What Is Personal Injury?

Personal injury is a legal term that describes a physical or emotional injury. A personal injury lawsuit seeks to hold another person, company, or entity responsible for your injury.

Personal injury doesn’t include property damage. However, many lawsuits also demand compensation for property damage arising from the same incident that caused you harm.

What You Should Know About Personal Injury Claims in New York

You don’t need to learn all the laws related to personal injury claims. The area of law governing personal injury claims is known as tort law. We’re here to explain which laws are relevant and how they impact your case.

There are many personal injury laws in any jurisdiction, which is an area that has its own court system. New York has many statutes that apply to personal injury claims. They can be found in New York’s Consolidated Laws. The state also has case law that is relevant to personal injury cases. Case laws are laws that come from judicial opinions in lawsuits.

Negligence in New York Personal Injury Cases

Negligence is a major concept in the law. Negligence basically means someone was careless and caused another person harm. It does not mean someone intentionally hurt another person.

Personal injury claims are typically based on the allegation that the other person was negligent. To be negligent means a person failed to uphold their duty to act as a reasonable and prudent person.

Their failure to act carefully then caused an accident, which resulted in another person getting hurt.

The Defendant’s Duty of Care

Negligence is a failure to uphold a duty of care. Most people, in most circumstances, are required to maintain the duty of ordinary care. They must act like reasonably prudent people would under the same or similar circumstances.

In other words, they have to be careful and avoid hurting someone. When someone is negligent, it means they failed to uphold this duty. It doesn’t mean they tried to hurt someone or acted maliciously.

What is Causation in Personal Injury Cases?

Another important element of negligence is causation. To hold someone responsible for your personal injury based on negligence, you have to prove a proximate cause. You must prove that if the accident had not happened, you would not have been hurt.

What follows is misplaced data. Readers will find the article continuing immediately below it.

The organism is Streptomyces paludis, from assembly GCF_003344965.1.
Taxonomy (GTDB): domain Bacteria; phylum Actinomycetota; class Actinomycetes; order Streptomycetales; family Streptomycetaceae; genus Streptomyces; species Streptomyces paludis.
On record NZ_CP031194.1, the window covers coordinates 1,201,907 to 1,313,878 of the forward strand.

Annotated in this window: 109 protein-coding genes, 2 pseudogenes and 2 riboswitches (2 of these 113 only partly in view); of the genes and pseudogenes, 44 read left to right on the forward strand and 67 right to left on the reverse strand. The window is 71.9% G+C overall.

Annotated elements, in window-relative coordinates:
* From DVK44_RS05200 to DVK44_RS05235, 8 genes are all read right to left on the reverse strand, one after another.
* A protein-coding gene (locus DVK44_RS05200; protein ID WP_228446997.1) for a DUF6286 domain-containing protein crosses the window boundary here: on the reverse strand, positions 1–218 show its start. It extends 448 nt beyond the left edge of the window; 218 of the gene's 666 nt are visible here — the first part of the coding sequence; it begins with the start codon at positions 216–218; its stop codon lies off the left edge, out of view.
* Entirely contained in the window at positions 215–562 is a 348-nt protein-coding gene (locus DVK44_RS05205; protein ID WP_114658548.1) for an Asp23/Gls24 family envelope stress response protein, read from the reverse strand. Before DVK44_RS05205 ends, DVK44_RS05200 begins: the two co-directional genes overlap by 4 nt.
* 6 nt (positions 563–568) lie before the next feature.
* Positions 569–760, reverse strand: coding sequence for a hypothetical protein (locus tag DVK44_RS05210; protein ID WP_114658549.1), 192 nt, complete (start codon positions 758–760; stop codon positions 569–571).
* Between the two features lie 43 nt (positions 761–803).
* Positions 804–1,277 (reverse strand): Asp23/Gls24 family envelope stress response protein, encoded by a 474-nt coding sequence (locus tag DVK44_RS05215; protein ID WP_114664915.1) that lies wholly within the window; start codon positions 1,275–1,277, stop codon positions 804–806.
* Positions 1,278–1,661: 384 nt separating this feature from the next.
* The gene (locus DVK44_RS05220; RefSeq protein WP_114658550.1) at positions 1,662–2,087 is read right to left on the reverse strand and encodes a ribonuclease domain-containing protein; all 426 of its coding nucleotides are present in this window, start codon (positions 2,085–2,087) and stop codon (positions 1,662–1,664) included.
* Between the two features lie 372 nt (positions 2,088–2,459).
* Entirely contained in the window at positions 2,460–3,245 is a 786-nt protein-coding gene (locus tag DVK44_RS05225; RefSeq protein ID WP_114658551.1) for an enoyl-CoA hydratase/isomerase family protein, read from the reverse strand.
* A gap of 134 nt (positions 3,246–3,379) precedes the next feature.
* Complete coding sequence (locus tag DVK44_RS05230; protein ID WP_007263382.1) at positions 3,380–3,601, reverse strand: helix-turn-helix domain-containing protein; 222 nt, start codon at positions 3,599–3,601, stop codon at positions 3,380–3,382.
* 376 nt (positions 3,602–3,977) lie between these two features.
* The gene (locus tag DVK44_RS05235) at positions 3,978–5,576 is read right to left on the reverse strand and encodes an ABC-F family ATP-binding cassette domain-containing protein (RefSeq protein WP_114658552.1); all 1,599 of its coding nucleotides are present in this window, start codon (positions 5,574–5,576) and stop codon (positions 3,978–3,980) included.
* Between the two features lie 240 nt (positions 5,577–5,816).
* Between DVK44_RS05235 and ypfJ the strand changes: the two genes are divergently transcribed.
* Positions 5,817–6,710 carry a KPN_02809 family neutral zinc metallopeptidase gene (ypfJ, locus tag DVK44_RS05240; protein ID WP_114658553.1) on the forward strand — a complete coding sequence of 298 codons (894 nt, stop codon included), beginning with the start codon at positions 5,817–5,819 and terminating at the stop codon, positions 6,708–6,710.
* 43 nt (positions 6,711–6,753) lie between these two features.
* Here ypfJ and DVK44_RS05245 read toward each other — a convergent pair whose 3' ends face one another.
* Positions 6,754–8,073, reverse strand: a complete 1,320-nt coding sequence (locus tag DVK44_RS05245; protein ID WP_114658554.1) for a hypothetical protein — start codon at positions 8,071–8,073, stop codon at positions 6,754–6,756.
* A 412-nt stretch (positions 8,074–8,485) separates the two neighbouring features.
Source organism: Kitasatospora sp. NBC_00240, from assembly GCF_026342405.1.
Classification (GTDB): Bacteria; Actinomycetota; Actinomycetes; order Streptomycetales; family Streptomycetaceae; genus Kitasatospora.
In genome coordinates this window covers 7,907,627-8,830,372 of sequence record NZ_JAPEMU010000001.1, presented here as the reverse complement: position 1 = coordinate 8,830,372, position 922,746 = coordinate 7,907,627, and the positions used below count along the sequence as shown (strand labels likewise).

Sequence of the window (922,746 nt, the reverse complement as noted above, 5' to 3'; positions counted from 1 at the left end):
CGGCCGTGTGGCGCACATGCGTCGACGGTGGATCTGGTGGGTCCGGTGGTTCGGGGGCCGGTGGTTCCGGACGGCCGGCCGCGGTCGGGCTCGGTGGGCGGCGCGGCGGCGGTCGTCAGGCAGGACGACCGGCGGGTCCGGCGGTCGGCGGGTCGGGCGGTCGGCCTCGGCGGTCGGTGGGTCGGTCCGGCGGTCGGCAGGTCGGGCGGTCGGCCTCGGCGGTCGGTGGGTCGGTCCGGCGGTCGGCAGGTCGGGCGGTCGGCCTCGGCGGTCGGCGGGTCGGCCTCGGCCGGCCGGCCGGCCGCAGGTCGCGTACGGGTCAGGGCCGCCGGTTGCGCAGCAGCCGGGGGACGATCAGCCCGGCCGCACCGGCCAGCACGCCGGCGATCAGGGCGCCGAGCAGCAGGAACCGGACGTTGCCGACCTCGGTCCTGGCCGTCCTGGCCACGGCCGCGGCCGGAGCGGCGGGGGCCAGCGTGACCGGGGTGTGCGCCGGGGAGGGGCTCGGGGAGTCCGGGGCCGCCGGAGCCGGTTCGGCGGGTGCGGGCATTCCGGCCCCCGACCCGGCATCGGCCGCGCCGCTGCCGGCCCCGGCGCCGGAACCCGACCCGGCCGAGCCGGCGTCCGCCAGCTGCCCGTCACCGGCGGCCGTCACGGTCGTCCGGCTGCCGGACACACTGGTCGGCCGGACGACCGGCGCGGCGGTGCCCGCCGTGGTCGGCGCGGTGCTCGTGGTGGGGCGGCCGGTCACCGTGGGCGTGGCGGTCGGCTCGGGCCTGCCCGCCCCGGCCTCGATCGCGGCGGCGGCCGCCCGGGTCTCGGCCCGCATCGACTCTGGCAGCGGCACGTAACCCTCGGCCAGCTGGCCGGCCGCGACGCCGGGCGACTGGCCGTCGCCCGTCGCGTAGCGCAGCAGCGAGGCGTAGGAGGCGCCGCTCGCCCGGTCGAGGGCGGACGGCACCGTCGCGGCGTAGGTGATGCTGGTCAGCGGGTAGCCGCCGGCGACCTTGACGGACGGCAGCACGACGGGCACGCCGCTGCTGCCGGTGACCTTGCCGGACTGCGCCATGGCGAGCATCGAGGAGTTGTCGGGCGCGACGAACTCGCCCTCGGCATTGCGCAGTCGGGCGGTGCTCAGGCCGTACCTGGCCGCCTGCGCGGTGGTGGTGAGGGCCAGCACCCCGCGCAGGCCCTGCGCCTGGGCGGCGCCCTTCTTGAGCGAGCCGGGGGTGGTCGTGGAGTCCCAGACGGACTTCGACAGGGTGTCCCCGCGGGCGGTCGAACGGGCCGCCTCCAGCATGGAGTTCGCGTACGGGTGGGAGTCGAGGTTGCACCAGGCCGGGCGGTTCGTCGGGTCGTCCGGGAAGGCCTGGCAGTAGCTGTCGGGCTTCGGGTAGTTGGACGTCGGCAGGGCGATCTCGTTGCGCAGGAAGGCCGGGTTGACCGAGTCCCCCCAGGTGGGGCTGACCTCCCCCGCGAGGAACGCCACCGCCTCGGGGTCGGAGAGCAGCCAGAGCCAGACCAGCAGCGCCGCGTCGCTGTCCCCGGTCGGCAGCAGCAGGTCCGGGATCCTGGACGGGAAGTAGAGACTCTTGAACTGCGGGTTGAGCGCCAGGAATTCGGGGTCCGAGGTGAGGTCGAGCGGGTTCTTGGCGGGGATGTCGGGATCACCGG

You also have to prove that your injuries were a foreseeable risk of the other person’s negligent behavior. Causation can get tricky in a personal injury suit if multiple other people might be to blame for your injuries. Our lawyers can help identify liable parties and prove causation.

Liability in New York Personal Injury Cases

Liability is the legal concept of responsibility for paying for another person’s injuries, which are also known as damages.

Fault and liability are not the same things. The person who is at fault for your injuries is the person whose negligence caused the accident. Liability is the legal obligation to pay for those damages.

The at-fault person might be liable too. There are other parties who may share financial responsibility for your accident, even if they did not directly cause the accident.

Parties in New York Personal Injury Cases

There are two types of parties in personal injury lawsuits: plaintiffs and defendants.

Plaintiffs in Personal Injury Cases

In a personal injury claim, the plaintiffs are the injured parties and their loved ones. They are the parties seeking compensation by holding the defendants liable for their damages.
Plaintiffs are responsible for proving the defendants are responsible. In other words, they have the burden of proof. There can be one or many plaintiffs.

When there are dozens, hundreds, or thousands of plaintiffs, it might be a class action or mass tort claim. During a class action, all of the plaintiffs are certified as a class and represented in one lawsuit.

But in a mass tort, each plaintiff brings their own lawsuit, though they often share knowledge and resources.

Who Are Defendants in Personal Injury Claims?

The defendants are the people who allegedly caused the plaintiffs’ harm. There can be one or many defendants.

Defendants can put up a defense on their own or they can hire lawyers. They are not required to prove they did not cause the accident.

However, defendants benefit from providing evidence that supports their lack of liability and creates doubt.

New York Personal Injury Claims & Lawsuit Process